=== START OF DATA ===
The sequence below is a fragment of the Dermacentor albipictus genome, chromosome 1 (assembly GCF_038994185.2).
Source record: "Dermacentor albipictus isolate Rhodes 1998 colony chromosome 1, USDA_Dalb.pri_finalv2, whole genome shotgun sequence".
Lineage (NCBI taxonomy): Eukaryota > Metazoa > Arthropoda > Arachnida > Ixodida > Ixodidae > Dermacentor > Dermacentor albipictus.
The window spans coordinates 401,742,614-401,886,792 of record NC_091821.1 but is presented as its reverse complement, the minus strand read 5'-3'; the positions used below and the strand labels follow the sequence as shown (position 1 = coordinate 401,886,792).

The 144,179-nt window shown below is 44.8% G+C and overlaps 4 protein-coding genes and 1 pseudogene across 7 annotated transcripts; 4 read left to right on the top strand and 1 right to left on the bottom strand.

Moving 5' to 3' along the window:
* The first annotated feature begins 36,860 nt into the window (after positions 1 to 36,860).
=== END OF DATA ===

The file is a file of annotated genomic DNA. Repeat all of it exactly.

The sequence below is a fragment of the Dermacentor albipictus genome, chromosome 1 (assembly GCF_038994185.2).
Source record: "Dermacentor albipictus isolate Rhodes 1998 colony chromosome 1, USDA_Dalb.pri_finalv2, whole genome shotgun sequence".
Lineage (NCBI taxonomy): Eukaryota > Metazoa > Arthropoda > Arachnida > Ixodida > Ixodidae > Dermacentor > Dermacentor albipictus.
The window spans coordinates 401,742,614-401,886,792 of record NC_091821.1 but is presented as its reverse complement, the minus strand read 5'-3'; the positions used below and the strand labels follow the sequence as shown (position 1 = coordinate 401,886,792).

The 144,179-nt window shown below is 44.8% G+C and overlaps 4 protein-coding genes and 1 pseudogene across 7 annotated transcripts; 4 read left to right on the top strand and 1 right to left on the bottom strand.

Moving 5' to 3' along the window:
* The first annotated feature begins 36,860 nt into the window (after positions 1 to 36,860).